The ligand is covalently bonded to the sheet by means of the cynauric chloride or other material. The substance covalently bound to the cyanuric chloride may be selected from the group of proteins, polynucleotides, polysaccharides, glycoproteins, lipoproteins, carcinogens, or compounds having a biologically relevant receptor. Compounds having such a receptor also include substances capable of affecting the central nervous system. Substances capable of affecting the central nervous system include opiates.
The sheet of treated material may be used by contacting the sheet with a liquid containing the substance of interest to be identified, for example. Alternatively, the substance of interest may be present in a gel, e.g., an agar set gel such as is commonly used in electrophoresis. By laying down the sheet or paper on the gel, the substance of interest is secured onto the covalently bound ligand on the sheet. Where working from a liquid, the sheet may be in the form of a filter or blotter paper such that liquid is moved by capillary action across the sheet while ligands of interest adhere thereto and are ready for subsequent treatment.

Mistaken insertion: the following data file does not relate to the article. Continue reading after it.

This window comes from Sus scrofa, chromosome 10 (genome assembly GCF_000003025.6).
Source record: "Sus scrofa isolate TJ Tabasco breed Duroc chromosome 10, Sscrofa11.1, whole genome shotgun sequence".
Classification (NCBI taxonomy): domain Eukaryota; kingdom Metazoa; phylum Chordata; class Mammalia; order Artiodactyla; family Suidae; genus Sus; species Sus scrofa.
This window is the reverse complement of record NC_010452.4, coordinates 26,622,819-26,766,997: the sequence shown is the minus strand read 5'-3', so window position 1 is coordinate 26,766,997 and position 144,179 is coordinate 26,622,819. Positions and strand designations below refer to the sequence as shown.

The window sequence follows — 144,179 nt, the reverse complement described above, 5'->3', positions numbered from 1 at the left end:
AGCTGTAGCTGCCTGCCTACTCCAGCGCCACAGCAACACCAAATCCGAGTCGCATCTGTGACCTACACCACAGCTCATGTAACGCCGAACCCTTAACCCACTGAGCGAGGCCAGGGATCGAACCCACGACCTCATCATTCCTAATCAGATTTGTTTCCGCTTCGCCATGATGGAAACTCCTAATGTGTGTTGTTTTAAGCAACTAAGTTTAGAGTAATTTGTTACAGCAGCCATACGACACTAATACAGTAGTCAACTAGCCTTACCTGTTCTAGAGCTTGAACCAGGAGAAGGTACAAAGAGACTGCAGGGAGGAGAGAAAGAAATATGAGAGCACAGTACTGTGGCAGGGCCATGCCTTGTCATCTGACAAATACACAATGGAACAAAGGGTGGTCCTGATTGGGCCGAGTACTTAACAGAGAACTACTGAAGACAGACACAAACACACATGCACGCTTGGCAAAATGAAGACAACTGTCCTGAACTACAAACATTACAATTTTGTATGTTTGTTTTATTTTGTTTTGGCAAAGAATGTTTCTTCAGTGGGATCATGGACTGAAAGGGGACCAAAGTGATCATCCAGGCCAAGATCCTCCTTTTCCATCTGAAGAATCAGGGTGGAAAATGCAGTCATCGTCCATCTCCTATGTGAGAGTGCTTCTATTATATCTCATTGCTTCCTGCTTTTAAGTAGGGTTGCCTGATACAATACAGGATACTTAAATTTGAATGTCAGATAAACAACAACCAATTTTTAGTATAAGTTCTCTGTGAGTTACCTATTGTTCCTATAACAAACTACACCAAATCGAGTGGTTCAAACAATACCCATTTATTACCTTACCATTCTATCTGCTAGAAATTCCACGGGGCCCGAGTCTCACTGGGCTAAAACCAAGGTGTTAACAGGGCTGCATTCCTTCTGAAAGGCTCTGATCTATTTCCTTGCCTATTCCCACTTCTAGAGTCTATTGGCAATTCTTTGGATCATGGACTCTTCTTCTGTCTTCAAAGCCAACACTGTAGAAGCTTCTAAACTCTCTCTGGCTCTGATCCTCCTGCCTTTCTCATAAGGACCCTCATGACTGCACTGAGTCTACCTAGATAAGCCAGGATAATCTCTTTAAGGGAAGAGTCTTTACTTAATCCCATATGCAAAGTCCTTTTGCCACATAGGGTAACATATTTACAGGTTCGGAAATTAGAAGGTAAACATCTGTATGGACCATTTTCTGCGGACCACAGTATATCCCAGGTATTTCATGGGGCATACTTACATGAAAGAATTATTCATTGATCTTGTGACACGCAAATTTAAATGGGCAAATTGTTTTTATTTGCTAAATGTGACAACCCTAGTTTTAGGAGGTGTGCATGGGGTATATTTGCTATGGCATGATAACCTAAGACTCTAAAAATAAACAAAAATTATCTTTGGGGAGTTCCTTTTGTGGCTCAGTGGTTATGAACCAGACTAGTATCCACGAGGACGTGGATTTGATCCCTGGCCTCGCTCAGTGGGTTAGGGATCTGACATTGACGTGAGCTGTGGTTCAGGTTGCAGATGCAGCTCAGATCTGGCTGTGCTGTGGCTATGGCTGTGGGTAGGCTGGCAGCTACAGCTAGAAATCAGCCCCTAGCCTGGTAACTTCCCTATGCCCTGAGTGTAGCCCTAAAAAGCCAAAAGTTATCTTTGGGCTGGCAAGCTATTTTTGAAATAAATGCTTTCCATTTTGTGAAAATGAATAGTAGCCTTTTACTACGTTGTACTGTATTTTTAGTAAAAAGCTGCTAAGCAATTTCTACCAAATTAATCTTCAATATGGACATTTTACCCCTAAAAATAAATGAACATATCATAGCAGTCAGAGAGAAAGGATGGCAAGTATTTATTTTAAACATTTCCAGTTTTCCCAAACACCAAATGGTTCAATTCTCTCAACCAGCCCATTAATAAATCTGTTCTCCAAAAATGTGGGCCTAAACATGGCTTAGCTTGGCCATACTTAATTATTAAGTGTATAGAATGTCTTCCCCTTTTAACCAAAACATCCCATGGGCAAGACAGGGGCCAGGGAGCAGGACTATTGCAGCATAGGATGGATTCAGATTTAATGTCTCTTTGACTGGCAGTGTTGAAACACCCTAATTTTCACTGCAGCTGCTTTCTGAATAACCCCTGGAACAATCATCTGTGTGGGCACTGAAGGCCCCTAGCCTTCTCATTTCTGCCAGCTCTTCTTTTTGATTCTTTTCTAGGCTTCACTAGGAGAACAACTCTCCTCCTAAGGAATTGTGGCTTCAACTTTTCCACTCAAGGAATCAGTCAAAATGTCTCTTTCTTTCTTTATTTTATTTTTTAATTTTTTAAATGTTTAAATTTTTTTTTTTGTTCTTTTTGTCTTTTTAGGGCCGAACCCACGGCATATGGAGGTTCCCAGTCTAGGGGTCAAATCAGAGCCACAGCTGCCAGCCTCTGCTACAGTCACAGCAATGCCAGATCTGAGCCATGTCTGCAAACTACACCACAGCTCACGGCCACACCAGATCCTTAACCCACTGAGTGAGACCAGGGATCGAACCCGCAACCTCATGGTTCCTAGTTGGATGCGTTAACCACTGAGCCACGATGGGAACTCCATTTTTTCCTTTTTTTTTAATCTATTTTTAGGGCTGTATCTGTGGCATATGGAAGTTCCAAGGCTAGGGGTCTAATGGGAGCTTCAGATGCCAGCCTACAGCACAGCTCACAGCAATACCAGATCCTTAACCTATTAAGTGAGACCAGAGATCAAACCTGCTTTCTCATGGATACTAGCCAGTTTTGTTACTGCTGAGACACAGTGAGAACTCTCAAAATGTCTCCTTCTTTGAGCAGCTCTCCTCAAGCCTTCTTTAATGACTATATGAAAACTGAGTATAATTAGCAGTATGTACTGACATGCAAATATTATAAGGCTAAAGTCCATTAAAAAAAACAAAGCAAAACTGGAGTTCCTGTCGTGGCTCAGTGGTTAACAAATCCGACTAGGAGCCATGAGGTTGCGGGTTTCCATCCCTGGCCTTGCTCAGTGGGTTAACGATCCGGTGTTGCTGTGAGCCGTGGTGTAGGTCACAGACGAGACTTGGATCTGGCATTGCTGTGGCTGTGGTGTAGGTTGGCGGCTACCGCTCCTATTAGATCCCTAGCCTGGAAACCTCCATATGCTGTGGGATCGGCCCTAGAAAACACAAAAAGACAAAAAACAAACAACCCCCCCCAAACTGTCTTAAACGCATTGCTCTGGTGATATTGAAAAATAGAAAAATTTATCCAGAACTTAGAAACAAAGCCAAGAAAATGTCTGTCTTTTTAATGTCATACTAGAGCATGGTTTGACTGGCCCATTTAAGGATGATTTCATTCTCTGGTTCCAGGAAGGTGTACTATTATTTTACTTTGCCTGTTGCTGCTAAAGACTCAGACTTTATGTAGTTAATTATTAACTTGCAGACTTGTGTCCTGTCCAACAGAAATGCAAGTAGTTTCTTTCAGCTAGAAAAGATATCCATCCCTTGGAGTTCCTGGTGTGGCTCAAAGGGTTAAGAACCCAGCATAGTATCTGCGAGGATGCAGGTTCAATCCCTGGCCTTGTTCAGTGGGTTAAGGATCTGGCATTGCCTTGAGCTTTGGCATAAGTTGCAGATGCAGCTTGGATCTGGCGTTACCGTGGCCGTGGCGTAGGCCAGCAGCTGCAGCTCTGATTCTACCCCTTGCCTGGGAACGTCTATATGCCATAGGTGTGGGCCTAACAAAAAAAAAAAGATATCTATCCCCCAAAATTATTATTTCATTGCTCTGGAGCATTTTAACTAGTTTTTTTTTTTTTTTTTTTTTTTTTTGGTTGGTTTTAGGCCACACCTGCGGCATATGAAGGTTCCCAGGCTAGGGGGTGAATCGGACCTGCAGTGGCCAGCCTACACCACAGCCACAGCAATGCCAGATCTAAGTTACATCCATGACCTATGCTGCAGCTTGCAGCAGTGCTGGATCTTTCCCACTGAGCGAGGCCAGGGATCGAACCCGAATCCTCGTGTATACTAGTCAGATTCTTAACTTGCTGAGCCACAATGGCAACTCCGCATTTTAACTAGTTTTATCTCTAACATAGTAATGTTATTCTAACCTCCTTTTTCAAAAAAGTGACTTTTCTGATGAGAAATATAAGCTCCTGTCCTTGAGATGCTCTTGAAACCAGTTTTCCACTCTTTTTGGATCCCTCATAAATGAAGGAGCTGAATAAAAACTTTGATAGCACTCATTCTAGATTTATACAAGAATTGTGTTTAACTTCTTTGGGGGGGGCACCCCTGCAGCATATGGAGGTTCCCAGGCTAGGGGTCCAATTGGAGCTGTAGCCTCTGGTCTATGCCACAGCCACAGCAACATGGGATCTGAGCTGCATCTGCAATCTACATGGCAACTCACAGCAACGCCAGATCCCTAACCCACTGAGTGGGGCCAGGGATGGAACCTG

According to yet another embodiment of the invention the sheet may itself be applied to another sheet upon which the ligand is present.
The present invention provides a sheet product and a process of forming and using the sheet to take up, separate and even possibly isolate biologically significant molecules. Such a sheet finds particular application in combination with gel electrophoresis or chromatographic separation. The sheet of the invention provides a flat compact surface which is homogenous and is made of cellulosic or plastic material. Substances of interest can bind specifically to the sheet and can then be detected by way of autoradiography, enzyme immunoassay or specific staining techniques.